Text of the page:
Employees of the Hungarian Atomic Energy Authority (HAEA) participated in the Paks II project, according to an investigative article published by the Hungarian G7 news portal based on the suspicions highlighted by Greenpeace Hungary. This could be a severe breach of European legislation concerning nuclear safety. Greenpeace Hungary sent an open letter to HAEA, while Greens-EFA MEP Benedek Jávor turned to the European Commission to resolve the issue.
A few days ago we reported suspicions that certain HAEA employees (Szabolcs Hullán incumbent Deputy director general, Péter Pál Babics and András Tóth) worked for MVM Paks II. Zrt. – the company responsible for the construction and operation of the planned new nuclear reactors – back in 2013.
The Hungarian Atomic Energy Authority is the guardian of Hungarian nuclear safety. Accordingly, employees of the authority may not hold any form of interest in a nuclear project they ought to supervise.
Similarly, would it not be outrageous if employees of a pharmaceutical company would sit in the authority which controls and permits the use of their medicines?
The case of Szabolcs Hullán is quite similar to that who, in 2013, had been – indirectly – contracted by MVM Paks II. Zrt. A nuclear safety expert as he may be, he was already head of the Department of Supervision of HAEA, and became Deputy director general of the authority since then. Hullán took part in issuing the site permit of Paks II and will play a role in permitting the new nuclear reactor units – which is about checking whether the site of Paks II and the plans and blueprints of the power plant comply with all the relevant legislations and nuclear safety requirements.
Szabolcs Hullán is a senior executive of HAEA, whose independence should be upheld to the highest standards. Mr Hullán’s former contractual relations to MVM Paks II. Zrt. however raise serious concerns.
On the inquiry of the news portal G7, the Hungarian Academy of Sciences (MTA), HAEA and Paks II. Zrt. confirmed that HAEA employees worked for Paks II in line with the contracts the company had with the Hungarian Academy of Sciences Centre for Energy Research (MTA EK).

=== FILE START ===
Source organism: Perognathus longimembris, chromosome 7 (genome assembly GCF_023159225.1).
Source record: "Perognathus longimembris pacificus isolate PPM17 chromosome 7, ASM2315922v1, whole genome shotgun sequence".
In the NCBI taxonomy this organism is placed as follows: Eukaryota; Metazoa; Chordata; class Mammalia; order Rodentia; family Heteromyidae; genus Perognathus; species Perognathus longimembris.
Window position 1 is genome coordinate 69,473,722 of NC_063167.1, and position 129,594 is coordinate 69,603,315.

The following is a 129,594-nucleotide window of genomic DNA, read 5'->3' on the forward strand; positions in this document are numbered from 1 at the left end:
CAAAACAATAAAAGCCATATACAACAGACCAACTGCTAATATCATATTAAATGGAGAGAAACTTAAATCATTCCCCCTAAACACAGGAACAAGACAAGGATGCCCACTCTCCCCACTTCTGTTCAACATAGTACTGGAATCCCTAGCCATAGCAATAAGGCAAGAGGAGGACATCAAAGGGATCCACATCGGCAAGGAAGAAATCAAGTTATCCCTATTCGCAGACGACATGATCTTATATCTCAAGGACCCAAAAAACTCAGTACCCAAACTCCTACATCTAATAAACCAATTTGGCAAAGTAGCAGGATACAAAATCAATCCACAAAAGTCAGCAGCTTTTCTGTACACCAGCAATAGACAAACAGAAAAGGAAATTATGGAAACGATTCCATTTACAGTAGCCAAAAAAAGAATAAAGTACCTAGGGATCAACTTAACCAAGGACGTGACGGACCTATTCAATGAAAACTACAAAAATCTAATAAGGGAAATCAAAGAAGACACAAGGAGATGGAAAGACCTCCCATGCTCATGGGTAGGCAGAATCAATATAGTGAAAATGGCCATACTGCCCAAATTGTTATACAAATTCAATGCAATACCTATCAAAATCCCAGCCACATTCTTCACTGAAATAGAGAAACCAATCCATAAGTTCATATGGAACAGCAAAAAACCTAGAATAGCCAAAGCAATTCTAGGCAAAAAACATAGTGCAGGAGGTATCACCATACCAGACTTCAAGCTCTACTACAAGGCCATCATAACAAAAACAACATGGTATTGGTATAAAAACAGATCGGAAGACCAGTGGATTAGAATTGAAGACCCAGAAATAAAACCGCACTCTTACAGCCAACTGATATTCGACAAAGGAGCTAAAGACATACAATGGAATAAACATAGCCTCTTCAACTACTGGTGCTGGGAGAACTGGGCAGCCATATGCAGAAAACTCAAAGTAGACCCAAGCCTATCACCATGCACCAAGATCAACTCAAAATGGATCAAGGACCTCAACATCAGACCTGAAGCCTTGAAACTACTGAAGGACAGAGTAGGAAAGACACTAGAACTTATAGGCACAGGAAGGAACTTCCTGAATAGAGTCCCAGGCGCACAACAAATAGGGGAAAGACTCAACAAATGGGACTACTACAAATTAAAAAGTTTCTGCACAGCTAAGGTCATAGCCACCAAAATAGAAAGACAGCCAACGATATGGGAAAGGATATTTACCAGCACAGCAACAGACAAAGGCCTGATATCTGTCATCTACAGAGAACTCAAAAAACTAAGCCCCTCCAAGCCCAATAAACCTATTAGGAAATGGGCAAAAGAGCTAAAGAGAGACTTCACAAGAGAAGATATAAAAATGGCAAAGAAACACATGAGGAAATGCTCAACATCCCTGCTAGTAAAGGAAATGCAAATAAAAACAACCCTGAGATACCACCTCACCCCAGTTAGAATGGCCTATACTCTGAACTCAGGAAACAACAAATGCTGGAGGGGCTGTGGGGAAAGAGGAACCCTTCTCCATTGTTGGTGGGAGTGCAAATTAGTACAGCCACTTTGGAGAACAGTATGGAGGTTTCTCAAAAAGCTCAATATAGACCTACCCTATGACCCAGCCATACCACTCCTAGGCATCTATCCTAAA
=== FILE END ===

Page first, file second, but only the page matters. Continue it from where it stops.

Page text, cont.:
Last September, following two and a half years of governmental manoeuvring, 255 contracts of MVM Paks II. Zrt. were finally made public. Processing the thousands of pages of documents will take a long while, not only because of the vast amount of text but also because of the required professional knowledge to understand the specific agreements and orders. It is however very worrying that there is a contract where senior officials of the supposedly independent authority can be identified.
The position of Greenpeace Hungary is that these issues may have breached Council Directive 2009/71/Euratom. As Article 5, “Competent regulatory authority” reads,
2. Member States shall ensure that the competent regulatory authority is functionally separate from any other body or organisation concerned with the promotion, or utilisation of nuclear energy, including electricity production, in order to ensure effective independence from undue influence in its regulatory decision making.
On 1 March 2018, Greenpeace Hungary sent an open letter to HAEA Director general Mr Gyula Fichtinger to urgently clarify the issues raised, and to take action so that the independence of HAEA will be guaranteed in the future.
On the same day, MEP Benedek Jávor of The Greens-EFA turned to the Directorate-General for Energy of the European Commission to investigate the possible breach of Euratom Treaty.
The seriousness of the issue is evident: one of the reasons for the Fukushima catastrophe was also that the supervising authority had not done its work properly.
It is not the intent of Greenpeace Hungary to defame the persons mentioned in this article. Our sole aim is to ensure the guarantees of the nuclear safety of Hungary in a way that is reassuring for the entire Hungarian society.